Simon Sharwood writes in The Register:
The UK’s National Health Service (NHS) and the NHS Information Centre are riding out a three-pronged privacy storm.
The first privacy incident starts with this PA Consulting document titled “Placing the patient at the centre of healthcare: PA report on the future of healthcare.”
On page eight, a section titled “The cloud can transform the way the NHS connects and uses data” the discussion turns to “an archive called Hospital Episode Statistics (HES)” that contains “a huge amount of detailed data” about the activity of “every Hospital in England.” The data set occupied a one-terabyte disk drive and as PA Consulting tried to ready it for analysis they found it “took several hours” just to load it into “a traditional Microsoft SQL database”.
In an attempt to hasten analysis of the document, here’s what happened next:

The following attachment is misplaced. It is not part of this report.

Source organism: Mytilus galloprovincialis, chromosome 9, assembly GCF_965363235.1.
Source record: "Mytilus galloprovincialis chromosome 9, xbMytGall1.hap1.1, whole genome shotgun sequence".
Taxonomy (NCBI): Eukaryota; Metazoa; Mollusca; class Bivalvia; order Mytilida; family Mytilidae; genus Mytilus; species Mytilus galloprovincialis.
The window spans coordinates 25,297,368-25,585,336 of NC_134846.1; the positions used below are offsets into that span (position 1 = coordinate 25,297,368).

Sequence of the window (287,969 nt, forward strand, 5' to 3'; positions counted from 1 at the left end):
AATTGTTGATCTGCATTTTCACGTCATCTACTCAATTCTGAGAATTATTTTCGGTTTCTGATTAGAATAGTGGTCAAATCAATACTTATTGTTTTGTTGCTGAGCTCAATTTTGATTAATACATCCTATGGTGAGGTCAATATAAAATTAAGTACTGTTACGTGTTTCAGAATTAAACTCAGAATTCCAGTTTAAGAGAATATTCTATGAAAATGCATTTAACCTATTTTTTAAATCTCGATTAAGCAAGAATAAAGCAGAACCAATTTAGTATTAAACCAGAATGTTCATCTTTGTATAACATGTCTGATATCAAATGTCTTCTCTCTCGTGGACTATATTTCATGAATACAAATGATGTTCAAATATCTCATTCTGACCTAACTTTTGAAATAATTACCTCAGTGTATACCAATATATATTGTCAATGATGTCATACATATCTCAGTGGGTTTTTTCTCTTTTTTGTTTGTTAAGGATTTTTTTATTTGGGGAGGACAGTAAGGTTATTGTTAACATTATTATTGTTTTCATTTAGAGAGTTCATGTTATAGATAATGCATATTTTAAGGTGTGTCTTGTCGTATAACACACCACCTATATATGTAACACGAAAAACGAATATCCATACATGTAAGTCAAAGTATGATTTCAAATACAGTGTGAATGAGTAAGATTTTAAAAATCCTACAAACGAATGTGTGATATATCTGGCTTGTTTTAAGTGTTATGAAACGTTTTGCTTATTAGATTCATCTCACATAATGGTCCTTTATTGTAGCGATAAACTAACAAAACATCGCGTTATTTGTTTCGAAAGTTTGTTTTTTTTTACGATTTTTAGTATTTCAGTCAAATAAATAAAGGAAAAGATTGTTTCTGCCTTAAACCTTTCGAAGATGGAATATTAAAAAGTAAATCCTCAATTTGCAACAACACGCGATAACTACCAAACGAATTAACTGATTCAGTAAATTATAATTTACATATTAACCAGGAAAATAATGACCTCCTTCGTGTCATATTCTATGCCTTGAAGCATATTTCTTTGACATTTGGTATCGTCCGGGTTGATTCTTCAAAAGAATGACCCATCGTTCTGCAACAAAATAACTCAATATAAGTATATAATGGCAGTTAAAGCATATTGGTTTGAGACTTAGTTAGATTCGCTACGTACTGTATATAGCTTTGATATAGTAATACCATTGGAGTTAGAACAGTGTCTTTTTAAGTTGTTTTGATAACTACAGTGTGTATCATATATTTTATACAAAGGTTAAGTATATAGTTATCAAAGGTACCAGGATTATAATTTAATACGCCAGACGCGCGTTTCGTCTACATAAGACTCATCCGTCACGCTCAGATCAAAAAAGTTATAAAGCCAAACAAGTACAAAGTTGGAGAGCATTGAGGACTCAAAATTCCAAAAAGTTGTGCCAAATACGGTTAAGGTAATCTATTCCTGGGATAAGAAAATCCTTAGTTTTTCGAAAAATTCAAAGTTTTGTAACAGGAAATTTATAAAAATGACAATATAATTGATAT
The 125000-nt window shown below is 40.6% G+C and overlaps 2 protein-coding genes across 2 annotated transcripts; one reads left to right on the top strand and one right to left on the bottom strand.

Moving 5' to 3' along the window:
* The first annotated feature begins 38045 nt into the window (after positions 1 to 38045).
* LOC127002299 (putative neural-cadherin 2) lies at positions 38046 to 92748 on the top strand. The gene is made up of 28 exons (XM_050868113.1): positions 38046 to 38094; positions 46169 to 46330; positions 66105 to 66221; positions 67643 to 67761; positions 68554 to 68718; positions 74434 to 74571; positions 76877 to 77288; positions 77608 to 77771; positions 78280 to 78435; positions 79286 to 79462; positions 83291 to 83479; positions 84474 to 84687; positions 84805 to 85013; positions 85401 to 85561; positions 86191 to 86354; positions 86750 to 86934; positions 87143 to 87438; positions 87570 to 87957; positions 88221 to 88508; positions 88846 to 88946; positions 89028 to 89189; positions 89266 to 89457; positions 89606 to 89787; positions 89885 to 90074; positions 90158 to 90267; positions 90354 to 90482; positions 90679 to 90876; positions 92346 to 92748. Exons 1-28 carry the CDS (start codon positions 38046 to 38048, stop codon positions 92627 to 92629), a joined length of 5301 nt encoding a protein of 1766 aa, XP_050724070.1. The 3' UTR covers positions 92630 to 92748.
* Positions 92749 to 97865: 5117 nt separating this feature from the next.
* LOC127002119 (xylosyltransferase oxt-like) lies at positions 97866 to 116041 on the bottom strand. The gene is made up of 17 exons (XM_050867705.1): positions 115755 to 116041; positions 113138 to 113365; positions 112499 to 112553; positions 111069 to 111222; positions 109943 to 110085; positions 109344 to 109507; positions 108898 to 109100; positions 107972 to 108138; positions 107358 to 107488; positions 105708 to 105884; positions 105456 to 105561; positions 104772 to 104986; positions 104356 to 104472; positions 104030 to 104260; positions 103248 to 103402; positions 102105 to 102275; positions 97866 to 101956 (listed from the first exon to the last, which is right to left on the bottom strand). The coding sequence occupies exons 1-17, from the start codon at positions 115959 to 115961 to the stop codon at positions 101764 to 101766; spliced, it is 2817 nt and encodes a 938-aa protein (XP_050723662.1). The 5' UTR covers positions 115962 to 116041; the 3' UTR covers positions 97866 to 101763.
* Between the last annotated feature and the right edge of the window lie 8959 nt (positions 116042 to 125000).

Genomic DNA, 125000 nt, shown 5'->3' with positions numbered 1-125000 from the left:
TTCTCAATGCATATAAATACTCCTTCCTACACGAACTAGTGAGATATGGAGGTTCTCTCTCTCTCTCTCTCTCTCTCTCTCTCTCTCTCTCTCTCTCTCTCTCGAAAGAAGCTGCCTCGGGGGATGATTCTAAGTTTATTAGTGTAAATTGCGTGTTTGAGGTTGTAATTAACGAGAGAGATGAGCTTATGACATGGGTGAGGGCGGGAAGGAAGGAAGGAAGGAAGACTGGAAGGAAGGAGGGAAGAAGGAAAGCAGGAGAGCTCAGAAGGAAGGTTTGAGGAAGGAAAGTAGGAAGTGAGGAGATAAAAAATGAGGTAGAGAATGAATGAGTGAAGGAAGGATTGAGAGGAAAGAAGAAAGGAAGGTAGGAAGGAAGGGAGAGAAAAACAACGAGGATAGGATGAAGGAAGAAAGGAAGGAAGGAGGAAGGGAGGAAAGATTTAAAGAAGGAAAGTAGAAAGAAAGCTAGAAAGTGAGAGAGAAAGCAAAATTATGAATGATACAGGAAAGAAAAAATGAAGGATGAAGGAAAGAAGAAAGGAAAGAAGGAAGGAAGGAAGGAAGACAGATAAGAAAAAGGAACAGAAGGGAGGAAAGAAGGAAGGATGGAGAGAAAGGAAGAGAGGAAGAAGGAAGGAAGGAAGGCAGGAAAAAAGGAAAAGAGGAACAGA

“The alternative was to upload it to the cloud using tools such as Google Storage and use BigQuery to extract data from it. As PA has an existing relationship with Google, we pursued this route (with appropriate approval). This showed that it is possible to get even sensitive data in the cloud and apply proper safeguards.”
The results of this approach were good, from a technical point of view at least. PA’s people report that “queries that took all night on our servers were returned in under 30 seconds using BigQuery” and “Within two weeks of starting to use the Google tools we were able to produce interactive maps directly from HES queries in seconds.”
For some extra context, see this letter from Prof. Ross Anderson to Stephen Dorrell MP.